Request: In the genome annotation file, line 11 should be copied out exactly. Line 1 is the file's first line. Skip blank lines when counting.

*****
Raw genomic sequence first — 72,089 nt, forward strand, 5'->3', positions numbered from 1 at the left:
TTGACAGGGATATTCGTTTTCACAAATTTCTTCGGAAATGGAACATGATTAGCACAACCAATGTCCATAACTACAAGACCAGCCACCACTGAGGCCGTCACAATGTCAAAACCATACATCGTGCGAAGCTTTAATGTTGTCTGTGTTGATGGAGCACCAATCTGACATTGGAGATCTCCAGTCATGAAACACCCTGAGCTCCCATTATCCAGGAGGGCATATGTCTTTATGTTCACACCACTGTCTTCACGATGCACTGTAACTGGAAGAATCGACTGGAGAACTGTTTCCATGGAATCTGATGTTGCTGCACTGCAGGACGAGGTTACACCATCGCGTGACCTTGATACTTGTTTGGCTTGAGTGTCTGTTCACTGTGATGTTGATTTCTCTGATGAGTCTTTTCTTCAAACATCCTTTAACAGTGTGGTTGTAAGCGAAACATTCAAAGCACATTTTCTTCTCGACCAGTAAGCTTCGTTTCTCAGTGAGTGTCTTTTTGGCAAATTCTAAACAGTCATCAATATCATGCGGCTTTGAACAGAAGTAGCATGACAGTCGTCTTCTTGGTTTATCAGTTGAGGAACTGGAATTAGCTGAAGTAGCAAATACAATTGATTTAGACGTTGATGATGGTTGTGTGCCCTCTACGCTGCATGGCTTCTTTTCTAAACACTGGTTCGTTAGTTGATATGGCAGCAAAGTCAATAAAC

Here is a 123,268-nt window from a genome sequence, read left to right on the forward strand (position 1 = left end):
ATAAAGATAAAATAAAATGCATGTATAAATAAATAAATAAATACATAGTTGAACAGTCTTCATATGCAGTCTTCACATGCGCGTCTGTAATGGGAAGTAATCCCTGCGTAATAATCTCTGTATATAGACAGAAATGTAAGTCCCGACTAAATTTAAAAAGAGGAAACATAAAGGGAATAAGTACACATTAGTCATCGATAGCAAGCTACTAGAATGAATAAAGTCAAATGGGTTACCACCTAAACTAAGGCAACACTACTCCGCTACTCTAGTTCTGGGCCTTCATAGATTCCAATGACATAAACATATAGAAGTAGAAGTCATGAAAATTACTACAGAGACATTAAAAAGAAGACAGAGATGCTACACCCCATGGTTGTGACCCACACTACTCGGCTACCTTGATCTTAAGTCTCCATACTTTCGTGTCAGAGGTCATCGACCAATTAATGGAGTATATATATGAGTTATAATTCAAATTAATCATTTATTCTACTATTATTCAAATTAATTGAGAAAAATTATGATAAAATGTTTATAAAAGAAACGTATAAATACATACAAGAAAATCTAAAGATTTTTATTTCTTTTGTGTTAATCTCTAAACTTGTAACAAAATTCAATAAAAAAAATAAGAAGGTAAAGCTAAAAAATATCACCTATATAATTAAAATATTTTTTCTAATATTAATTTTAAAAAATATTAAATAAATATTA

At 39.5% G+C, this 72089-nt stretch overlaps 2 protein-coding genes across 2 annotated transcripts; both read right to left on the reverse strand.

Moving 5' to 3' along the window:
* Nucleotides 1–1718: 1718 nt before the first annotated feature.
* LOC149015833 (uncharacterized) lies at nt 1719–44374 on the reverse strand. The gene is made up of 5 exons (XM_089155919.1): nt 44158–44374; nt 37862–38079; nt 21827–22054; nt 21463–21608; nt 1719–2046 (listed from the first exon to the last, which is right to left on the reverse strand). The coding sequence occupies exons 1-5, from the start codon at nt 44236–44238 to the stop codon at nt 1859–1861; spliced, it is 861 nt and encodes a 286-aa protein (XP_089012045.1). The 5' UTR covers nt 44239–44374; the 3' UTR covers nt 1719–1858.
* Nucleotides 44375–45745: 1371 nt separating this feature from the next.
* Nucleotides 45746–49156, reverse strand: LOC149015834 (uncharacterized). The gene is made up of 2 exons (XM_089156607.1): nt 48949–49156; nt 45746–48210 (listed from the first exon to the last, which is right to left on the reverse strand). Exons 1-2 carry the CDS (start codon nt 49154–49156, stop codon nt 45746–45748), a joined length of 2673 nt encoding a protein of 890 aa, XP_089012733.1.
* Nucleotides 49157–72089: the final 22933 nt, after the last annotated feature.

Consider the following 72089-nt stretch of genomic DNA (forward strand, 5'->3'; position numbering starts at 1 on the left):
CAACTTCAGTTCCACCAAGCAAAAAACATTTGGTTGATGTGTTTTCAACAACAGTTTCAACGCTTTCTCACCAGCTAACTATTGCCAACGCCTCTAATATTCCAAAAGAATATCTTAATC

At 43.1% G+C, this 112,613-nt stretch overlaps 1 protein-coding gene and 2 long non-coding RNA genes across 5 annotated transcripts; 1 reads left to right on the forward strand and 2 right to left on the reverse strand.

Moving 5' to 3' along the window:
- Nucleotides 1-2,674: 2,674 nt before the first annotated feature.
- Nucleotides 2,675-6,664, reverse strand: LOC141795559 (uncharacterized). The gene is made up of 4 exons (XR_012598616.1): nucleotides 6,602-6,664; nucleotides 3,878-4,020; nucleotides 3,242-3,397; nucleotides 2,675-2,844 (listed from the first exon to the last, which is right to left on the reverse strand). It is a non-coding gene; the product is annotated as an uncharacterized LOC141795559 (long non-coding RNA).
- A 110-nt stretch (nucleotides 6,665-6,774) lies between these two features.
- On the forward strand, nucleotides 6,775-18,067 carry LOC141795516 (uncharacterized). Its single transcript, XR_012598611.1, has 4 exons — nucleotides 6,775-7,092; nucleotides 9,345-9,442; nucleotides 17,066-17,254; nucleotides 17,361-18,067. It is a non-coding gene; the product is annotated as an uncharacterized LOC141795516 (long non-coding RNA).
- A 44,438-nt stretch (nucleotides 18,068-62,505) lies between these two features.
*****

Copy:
* Nucleotides 49157–72089: the final 22933 nt, after the last annotated feature.